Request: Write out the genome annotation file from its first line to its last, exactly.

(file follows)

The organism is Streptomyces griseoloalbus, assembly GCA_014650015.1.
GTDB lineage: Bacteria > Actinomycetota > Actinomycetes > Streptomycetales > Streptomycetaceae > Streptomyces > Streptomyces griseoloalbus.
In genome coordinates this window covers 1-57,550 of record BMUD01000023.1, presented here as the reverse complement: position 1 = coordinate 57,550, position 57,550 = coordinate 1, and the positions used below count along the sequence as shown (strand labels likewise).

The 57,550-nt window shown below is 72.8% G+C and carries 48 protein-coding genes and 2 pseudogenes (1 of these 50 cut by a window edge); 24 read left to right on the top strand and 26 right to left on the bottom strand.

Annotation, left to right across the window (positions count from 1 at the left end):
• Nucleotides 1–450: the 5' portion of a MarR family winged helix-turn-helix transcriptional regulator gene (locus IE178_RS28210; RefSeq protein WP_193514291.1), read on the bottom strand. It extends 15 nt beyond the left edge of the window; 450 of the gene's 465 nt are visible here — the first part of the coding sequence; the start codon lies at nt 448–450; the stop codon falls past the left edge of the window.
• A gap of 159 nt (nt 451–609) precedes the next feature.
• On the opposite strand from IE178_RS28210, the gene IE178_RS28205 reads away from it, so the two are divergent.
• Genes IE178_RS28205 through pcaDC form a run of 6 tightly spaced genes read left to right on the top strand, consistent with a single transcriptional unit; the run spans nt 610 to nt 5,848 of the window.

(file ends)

The organism is Streptomyces griseoloalbus, assembly GCA_014650015.1.
GTDB lineage: Bacteria > Actinomycetota > Actinomycetes > Streptomycetales > Streptomycetaceae > Streptomyces > Streptomyces griseoloalbus.
In genome coordinates this window covers 1-57,550 of record BMUD01000023.1, presented here as the reverse complement: position 1 = coordinate 57,550, position 57,550 = coordinate 1, and the positions used below count along the sequence as shown (strand labels likewise).

The 57,550-nt window shown below is 72.8% G+C and carries 48 protein-coding genes and 2 pseudogenes (1 of these 50 cut by a window edge); 24 read left to right on the top strand and 26 right to left on the bottom strand.

Annotation, left to right across the window (positions count from 1 at the left end):
• Nucleotides 1–450: the 5' portion of a MarR family winged helix-turn-helix transcriptional regulator gene (locus IE178_RS28210; RefSeq protein WP_193514291.1), read on the bottom strand. It extends 15 nt beyond the left edge of the window; 450 of the gene's 465 nt are visible here — the first part of the coding sequence; the start codon lies at nt 448–450; the stop codon falls past the left edge of the window.
• A gap of 159 nt (nt 451–609) precedes the next feature.
• On the opposite strand from IE178_RS28210, the gene IE178_RS28205 reads away from it, so the two are divergent.
• Genes IE178_RS28205 through pcaDC form a run of 6 tightly spaced genes read left to right on the top strand, consistent with a single transcriptional unit; the run spans nt 610 to nt 5,848 of the window.